Those last 2 items are kind of related. So is my need — apparently — to do an annual pruning process in order to re-focus my game design time. I nearly always have too many creative project irons in the fire, and I have to pause here and there to do a mental reset to gain some perspective. So, on to how I am getting the train rolling again … Continue reading

Building Abbottsville: Less Puma, More Cowbell

Abbottsville Village Alarm - Prototype, July 2014Taking Abbottsville with me to Protospiel-Michigan was another example of why I really, really enjoy these sorts of designer get-togethers. You get a lot of smart people around a table to look at your game in a spirit of creative improvement … and the results of those moments have always made my games better.

Thanks to those that played the game and gave great feedback, I now have some really good take-aways on Abbottsville:

  1. The game needs to get wider and deeper … more narrative (“more cowbell”) about the people and the village, a wider array of things for players to be after, more asymmetry between players’ objectives (quick aside: a nice article about asymmetry by Grant at Hyperbole games) … make it less about “go out and gather resources” and more about proving yourself as a village leader.
  2. Abbottsville People Card Example for Doco, May 2014 Have the character cards drive that narrative and have the narrative drive the scoring. In other words: remove the generic “reward card” scoring and go with a more specific “complete mission X to score Y points.” (A special thanks to Gravwell designer, Corey Young, for spending some 1-on-1 time to discuss possible options here.)
  3. Having the predators all descending on the village isn’t as fun of a game element as having them wandering the map and interfering directly with other players. (“less puma”)
  4. Have the map spread out more and give a larger array of different types of tiles.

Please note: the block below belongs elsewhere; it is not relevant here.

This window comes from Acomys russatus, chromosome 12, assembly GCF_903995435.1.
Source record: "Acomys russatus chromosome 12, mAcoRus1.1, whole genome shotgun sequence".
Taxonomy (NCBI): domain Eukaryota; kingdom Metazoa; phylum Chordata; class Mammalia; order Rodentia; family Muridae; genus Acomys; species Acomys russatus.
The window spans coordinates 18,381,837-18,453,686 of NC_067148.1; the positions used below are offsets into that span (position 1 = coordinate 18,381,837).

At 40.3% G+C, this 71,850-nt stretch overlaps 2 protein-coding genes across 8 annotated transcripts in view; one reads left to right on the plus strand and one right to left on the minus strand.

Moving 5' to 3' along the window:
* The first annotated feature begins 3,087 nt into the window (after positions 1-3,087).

Abbottsville, Center Starting TilesThese are some bigger things to work through and will change the feel and flow of the game quite a bit, while still retaining it’s original core — adventures around an 1800s village on the American prairie. At this point, I’m letting the design sit for a bit so that the ideas can percolate.

So, here’s a feedback request for you: What sort of things would you expect to run into or want to go find while exploring the wilderness around a village in this “old west, but not too far west” type of setting?

Interview with AJ Porfirio on Thematic Games

A.J. Porfirio of Van Ryder Games

A.J. Porfirio, the man behind Van Ryder Games

There is often a discussion of theme-versus-mechanics among board game designers. As I mentioned a couple weeks ago, I wanted to get a Q&A with A.J. Porfirio, of Van Ryder Games, about this topic. So, here it is.

Matt: Howdy, AJ, great to chat with you on this topic. Of all of my game designer/publisher friends, you are the one that specifically mentions looking for and loving “thematic games” … can you give me your definition of what you mean by that term?

AJ: Thanks Matt! I’m honored that you think of me in that respect as it is basically the mission statement of my publishing company, Van Ryder Games, to publish great, highly thematic games. Locking down a definition for exactly what the term “thematic games” means would be difficult, but here is what I would say … Continue reading